Arguments, as Malcolm Muggeridge astutely observed, are never about what they’re about. As when “You’re never on time anymore” turns out really to mean, “When are you going to quit sitting around and get a real job?” And so on.
The national argument over Confederate symbols and monuments—assuming you want to call it an argument in preference to verbal assault and bluster—has next-to-nothing to do with the Confederate Battle Flag as dreaded agent of hatred and racial antagonism. It has next-to-everything to do with inexhaustible resentment on the political and cultural left over a conservative, especially a Southern conservative, refusal to bow and scrape before the left’s current deities.
The left is conspicuously intent on popular—or, when popular fails, executive—ratification of a complex scheme for concentrating power in the media, academic, and political worlds. Such power is to be employed in redistributing income and raising up new, multicultural elites in place of the old and very white ones who are respectful of tradition, religion, personal initiative, hard work, and freedom.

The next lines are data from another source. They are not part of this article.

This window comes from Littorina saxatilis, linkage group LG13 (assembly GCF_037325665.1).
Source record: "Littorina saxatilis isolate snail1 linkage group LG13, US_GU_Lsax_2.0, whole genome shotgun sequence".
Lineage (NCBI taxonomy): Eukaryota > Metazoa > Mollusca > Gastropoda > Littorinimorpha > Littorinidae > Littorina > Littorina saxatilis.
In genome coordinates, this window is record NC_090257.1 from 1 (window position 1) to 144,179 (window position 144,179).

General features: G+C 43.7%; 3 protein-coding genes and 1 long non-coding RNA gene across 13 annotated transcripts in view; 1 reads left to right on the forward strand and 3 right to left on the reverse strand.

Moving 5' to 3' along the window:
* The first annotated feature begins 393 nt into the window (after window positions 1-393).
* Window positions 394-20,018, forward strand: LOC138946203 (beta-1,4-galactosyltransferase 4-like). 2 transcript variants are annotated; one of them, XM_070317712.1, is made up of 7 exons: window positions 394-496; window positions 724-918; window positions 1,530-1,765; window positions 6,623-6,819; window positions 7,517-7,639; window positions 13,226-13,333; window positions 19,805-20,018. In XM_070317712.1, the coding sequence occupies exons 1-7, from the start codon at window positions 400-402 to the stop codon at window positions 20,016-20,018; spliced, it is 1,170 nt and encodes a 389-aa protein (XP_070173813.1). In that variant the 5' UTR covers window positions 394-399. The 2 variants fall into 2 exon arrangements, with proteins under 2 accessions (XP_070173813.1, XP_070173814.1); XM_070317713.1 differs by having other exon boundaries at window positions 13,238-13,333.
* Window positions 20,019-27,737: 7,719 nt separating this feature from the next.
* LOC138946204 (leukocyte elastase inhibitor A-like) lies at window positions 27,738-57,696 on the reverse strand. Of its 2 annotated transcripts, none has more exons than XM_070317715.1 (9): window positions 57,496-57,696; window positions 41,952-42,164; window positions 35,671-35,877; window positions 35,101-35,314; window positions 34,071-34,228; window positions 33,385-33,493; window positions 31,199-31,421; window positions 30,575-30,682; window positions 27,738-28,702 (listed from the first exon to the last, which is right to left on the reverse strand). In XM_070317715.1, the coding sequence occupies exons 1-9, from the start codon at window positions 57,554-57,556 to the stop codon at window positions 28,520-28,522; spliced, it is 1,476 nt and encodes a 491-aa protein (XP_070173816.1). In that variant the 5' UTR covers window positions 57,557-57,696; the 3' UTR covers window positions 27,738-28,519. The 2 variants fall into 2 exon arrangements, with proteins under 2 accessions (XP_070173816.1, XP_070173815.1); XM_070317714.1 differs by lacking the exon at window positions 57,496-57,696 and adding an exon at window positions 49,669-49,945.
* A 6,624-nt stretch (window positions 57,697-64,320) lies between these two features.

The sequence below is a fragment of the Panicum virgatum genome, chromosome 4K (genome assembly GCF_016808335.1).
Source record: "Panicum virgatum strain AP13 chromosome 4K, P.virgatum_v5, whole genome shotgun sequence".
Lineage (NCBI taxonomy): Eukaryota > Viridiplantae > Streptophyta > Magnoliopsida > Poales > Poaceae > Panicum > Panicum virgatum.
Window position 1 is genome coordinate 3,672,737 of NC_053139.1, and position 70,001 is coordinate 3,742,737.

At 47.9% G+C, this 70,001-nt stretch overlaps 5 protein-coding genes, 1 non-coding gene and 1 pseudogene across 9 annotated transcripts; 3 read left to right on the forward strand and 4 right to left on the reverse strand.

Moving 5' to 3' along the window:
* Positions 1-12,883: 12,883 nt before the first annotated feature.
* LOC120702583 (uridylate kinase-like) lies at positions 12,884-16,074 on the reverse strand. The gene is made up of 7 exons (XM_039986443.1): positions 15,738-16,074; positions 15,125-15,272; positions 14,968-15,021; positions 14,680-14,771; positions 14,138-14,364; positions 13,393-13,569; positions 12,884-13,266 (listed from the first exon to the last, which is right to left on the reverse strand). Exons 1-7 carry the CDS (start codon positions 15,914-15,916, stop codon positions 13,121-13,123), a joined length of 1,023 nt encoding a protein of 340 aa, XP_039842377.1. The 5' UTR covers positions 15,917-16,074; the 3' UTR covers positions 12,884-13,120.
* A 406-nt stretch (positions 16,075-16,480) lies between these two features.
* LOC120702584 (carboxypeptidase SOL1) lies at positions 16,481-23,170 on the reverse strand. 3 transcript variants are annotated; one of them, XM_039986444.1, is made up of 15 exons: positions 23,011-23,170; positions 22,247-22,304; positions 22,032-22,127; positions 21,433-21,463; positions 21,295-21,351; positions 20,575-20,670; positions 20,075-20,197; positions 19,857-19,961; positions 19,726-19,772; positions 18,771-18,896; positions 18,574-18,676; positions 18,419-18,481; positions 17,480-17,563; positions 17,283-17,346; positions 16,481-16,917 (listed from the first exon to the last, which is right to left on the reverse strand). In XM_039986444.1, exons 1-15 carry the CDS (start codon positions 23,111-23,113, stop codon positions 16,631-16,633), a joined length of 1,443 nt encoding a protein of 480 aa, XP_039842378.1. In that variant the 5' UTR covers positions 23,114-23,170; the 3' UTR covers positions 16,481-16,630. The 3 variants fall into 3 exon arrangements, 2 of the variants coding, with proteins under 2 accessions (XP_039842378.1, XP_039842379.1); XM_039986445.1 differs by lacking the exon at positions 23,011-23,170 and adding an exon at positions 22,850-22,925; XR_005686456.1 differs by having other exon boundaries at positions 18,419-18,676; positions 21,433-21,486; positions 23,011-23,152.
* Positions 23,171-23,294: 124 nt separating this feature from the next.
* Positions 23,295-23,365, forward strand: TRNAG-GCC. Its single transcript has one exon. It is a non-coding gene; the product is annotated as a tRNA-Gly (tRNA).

That wasn’t the way it looked in June, of course, when America, under the coaxing of the media, was coming vociferously unglued over the massacre in a Charleston church. It seemed at that moment something akin to mass hysteria. ...